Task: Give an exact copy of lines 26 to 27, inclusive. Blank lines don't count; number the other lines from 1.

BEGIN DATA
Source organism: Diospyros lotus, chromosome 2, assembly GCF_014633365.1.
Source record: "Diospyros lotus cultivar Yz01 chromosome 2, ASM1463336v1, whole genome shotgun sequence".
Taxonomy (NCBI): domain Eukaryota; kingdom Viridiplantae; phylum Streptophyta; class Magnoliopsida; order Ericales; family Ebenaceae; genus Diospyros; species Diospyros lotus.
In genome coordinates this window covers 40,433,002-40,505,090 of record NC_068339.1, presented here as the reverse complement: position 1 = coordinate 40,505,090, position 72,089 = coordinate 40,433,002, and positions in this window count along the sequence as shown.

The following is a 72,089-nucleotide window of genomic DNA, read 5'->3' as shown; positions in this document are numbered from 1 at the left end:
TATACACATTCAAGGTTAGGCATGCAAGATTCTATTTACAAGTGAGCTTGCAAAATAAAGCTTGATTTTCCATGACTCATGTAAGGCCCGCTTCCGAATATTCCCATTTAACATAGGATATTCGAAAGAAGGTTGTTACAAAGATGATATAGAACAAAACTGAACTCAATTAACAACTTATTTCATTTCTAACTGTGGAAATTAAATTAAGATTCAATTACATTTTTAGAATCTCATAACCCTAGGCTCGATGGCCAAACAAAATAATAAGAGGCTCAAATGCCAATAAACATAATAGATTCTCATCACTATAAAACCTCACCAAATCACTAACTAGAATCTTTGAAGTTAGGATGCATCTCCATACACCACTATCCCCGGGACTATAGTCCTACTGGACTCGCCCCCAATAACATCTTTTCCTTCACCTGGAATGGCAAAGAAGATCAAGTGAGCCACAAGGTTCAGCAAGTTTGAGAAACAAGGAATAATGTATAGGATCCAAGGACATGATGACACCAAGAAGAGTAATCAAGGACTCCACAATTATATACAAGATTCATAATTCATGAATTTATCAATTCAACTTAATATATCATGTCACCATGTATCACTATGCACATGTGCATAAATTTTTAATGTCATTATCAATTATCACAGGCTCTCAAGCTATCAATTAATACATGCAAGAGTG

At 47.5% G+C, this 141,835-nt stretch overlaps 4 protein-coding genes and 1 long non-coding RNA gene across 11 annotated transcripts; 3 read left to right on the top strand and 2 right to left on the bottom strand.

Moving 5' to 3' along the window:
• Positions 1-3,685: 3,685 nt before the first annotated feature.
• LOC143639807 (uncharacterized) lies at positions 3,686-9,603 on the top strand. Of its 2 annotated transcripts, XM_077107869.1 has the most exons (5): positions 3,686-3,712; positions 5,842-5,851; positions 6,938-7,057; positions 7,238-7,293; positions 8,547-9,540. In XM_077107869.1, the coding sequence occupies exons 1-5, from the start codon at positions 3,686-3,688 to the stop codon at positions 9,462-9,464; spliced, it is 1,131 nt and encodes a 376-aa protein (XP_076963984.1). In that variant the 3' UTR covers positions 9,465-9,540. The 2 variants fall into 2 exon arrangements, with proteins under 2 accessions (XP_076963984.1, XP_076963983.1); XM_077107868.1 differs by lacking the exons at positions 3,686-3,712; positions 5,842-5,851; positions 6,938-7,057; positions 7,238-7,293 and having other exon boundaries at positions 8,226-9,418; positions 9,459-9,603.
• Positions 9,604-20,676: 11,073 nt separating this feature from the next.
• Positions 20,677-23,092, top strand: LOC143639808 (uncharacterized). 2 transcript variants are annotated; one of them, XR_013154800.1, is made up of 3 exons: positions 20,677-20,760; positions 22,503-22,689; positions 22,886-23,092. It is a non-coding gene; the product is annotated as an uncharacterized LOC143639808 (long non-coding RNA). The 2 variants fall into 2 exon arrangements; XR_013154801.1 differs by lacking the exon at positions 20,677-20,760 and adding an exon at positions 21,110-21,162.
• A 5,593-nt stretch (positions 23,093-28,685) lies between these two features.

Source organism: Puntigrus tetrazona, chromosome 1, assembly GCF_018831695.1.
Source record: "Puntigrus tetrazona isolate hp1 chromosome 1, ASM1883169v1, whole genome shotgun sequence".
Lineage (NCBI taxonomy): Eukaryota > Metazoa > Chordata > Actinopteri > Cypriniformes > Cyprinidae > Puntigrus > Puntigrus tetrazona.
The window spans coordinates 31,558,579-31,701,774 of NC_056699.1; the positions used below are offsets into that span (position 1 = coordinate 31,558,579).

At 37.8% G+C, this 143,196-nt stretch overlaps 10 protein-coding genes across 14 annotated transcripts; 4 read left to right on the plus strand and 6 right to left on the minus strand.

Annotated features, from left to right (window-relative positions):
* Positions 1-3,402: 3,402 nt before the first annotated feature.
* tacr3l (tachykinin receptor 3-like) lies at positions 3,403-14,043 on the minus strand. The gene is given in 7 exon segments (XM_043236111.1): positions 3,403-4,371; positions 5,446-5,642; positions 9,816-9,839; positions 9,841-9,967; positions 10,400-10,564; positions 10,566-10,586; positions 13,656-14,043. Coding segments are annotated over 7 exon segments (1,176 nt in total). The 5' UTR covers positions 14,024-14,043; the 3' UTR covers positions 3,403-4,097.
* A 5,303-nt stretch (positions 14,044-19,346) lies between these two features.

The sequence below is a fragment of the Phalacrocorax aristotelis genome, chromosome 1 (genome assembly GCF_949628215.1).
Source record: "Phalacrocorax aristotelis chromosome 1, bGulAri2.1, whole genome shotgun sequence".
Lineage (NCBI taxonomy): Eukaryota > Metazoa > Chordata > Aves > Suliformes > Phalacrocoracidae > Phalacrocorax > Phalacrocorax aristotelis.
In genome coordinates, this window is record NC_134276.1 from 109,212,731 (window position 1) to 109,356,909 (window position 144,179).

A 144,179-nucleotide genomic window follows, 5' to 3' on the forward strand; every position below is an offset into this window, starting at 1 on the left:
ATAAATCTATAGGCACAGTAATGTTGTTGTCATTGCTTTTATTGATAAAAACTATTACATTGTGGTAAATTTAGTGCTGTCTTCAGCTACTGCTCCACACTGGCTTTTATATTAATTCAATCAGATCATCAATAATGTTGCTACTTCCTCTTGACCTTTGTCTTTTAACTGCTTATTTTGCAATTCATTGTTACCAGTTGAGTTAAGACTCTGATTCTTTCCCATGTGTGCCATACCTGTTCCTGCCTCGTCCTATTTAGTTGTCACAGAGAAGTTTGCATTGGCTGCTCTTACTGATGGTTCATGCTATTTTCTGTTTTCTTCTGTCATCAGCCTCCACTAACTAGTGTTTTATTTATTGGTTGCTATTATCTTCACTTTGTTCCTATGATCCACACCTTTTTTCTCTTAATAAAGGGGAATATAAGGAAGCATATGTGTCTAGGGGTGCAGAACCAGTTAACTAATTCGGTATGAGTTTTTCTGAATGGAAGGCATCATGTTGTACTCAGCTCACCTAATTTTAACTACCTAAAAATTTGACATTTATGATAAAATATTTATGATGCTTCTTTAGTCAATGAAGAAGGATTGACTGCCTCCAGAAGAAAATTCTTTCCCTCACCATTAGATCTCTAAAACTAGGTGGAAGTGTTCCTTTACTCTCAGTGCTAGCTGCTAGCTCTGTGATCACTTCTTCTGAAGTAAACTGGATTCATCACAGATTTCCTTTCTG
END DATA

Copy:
In genome coordinates, this window is record NC_134276.1 from 109,212,731 (window position 1) to 109,356,909 (window position 144,179).

A 144,179-nucleotide genomic window follows, 5' to 3' on the forward strand; every position below is an offset into this window, starting at 1 on the left: